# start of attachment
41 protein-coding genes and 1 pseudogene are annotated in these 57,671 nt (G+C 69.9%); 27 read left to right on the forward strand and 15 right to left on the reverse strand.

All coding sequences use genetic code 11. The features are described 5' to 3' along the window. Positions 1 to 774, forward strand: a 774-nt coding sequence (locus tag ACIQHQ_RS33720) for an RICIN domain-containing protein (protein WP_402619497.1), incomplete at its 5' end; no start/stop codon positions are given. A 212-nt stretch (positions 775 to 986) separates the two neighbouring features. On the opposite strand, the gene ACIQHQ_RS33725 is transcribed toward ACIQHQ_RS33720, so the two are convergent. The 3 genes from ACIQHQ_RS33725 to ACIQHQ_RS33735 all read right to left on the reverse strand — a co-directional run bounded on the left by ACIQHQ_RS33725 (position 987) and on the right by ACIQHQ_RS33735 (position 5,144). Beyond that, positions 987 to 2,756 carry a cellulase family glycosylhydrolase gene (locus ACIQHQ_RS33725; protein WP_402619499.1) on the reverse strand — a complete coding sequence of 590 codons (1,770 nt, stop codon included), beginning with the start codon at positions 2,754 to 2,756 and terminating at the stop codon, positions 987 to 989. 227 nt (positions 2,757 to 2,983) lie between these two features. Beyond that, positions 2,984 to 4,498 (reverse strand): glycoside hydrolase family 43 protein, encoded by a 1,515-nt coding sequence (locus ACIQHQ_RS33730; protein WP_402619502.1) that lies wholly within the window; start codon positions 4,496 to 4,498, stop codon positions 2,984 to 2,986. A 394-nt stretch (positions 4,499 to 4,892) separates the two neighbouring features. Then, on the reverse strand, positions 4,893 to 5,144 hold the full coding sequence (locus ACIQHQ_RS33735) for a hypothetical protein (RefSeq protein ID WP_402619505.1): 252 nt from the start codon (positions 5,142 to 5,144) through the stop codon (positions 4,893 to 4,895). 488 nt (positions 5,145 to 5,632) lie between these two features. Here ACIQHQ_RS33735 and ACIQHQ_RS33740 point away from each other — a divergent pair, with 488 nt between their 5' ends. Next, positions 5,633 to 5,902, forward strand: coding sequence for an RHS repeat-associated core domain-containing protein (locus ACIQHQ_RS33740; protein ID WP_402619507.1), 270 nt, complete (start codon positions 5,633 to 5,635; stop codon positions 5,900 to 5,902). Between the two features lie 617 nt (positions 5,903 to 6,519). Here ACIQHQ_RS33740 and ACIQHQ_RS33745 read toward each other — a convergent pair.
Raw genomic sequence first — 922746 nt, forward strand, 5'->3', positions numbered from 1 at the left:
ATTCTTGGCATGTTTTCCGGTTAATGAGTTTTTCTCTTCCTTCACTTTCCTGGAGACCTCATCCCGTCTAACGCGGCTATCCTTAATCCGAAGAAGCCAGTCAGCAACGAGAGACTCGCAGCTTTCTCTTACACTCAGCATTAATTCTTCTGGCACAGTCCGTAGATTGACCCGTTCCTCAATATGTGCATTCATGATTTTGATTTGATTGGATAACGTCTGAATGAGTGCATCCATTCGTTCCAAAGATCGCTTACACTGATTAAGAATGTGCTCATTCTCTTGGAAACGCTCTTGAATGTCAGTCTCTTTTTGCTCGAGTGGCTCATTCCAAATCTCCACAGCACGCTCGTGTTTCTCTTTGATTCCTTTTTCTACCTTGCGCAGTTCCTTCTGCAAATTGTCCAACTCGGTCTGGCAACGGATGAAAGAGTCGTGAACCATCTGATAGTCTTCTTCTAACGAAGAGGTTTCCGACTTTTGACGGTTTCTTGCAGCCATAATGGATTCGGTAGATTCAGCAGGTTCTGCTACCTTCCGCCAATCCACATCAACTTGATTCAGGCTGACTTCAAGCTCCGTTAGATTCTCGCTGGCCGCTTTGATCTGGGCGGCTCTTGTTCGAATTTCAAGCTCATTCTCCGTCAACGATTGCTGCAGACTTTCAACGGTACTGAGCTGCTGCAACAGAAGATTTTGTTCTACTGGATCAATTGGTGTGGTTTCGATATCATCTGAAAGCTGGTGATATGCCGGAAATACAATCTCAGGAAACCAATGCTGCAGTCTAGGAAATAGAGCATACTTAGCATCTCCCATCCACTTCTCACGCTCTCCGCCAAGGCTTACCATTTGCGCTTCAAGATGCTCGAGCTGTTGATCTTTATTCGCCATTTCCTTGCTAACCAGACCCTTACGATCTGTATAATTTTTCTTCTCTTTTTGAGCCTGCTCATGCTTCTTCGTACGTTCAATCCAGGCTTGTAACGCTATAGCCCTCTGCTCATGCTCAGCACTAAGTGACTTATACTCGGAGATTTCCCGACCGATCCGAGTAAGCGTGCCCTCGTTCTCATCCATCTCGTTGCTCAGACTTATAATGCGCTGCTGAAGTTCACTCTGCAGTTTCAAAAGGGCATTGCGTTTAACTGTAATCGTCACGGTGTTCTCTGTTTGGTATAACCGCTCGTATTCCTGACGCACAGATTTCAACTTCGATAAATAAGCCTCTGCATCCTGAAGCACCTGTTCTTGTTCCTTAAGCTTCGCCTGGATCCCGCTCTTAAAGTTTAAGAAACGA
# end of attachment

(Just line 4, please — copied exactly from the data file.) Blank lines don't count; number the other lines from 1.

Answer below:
ATTCTTGGCATGTTTTCCGGTTAATGAGTTTTTCTCTTCCTTCACTTTCCTGGAGACCTCATCCCGTCTAACGCGGCTATCCTTAATCCGAAGAAGCCAGTCAGCAACGAGAGACTCGCAGCTTTCTCTTACACTCAGCATTAATTCTTCTGGCACAGTCCGTAGATTGACCCGTTCCTCAATATGTGCATTCATGATTTTGATTTGATTGGATAACGTCTGAATGAGTGCATCCATTCGTTCCAAAGATCGCTTACACTGATTAAGAATGTGCTCATTCTCTTGGAAACGCTCTTGAATGTCAGTCTCTTTTTGCTCGAGTGGCTCATTCCAAATCTCCACAGCACGCTCGTGTTTCTCTTTGATTCCTTTTTCTACCTTGCGCAGTTCCTTCTGCAAATTGTCCAACTCGGTCTGGCAACGGATGAAAGAGTCGTGAACCATCTGATAGTCTTCTTCTAACGAAGAGGTTTCCGACTTTTGACGGTTTCTTGCAGCCATAATGGATTCGGTAGATTCAGCAGGTTCTGCTACCTTCCGCCAATCCACATCAACTTGATTCAGGCTGACTTCAAGCTCCGTTAGATTCTCGCTGGCCGCTTTGATCTGGGCGGCTCTTGTTCGAATTTCAAGCTCATTCTCCGTCAACGATTGCTGCAGACTTTCAACGGTACTGAGCTGCTGCAACAGAAGATTTTGTTCTACTGGATCAATTGGTGTGGTTTCGATATCATCTGAAAGCTGGTGATATGCCGGAAATACAATCTCAGGAAACCAATGCTGCAGTCTAGGAAATAGAGCATACTTAGCATCTCCCATCCACTTCTCACGCTCTCCGCCAAGGCTTACCATTTGCGCTTCAAGATGCTCGAGCTGTTGATCTTTATTCGCCATTTCCTTGCTAACCAGACCCTTACGATCTGTATAATTTTTCTTCTCTTTTTGAGCCTGCTCATGCTTCTTCGTACGTTCAATCCAGGCTTGTAACGCTATAGCCCTCTGCTCATGCTCAGCACTAAGTGACTTATACTCGGAGATTTCCCGACCGATCCGAGTAAGCGTGCCCTCGTTCTCATCCATCTCGTTGCTCAGACTTATAATGCGCTGCTGAAGTTCACTCTGCAGTTTCAAAAGGGCATTGCGTTTAACTGTAATCGTCACGGTGTTCTCTGTTTGGTATAACCGCTCGTATTCCTGACGCACAGATTTCAACTTCGATAAATAAGCCTCTGCATCCTGAAGCACCTGTTCTTGTTCCTTAAGCTTCGCCTGGATCCCGCTCTTAAAGTTTAAGAAACGA